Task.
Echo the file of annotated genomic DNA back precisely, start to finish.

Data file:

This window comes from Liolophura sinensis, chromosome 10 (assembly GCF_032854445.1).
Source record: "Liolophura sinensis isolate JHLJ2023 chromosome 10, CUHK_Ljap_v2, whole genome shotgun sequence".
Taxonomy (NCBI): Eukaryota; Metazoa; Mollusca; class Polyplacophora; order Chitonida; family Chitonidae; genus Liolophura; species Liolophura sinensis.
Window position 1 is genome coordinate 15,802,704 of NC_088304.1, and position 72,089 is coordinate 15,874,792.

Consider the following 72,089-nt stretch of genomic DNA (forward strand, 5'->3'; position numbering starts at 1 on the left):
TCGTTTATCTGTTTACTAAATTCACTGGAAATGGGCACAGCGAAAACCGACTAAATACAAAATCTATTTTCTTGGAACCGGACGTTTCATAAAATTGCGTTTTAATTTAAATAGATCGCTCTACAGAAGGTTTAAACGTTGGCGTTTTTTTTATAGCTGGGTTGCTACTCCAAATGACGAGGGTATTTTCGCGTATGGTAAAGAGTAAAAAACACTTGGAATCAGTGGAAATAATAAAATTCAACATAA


This window comes from Liolophura sinensis, chromosome 10 (assembly GCF_032854445.1).
Source record: "Liolophura sinensis isolate JHLJ2023 chromosome 10, CUHK_Ljap_v2, whole genome shotgun sequence".
Taxonomy (NCBI): Eukaryota; Metazoa; Mollusca; class Polyplacophora; order Chitonida; family Chitonidae; genus Liolophura; species Liolophura sinensis.
Window position 1 is genome coordinate 15,802,704 of NC_088304.1, and position 72,089 is coordinate 15,874,792.

Consider the following 72,089-nt stretch of genomic DNA (forward strand, 5'->3'; position numbering starts at 1 on the left):
TCGTTTATCTGTTTACTAAATTCACTGGAAATGGGCACAGCGAAAACCGACTAAATACAAAATCTATTTTCTTGGAACCGGACGTTTCATAAAATTGCGTTTTAATTTAAATAGATCGCTCTACAGAAGGTTTAAACGTTGGCGTTTTTTTTATAGCTGGGTTGCTACTCCAAATGACGAGGGTATTTTCGCGTATGGTAAAGAGTAAAAAACACTTGGAATCAGTGGAAATAATAAAATTCAACATAA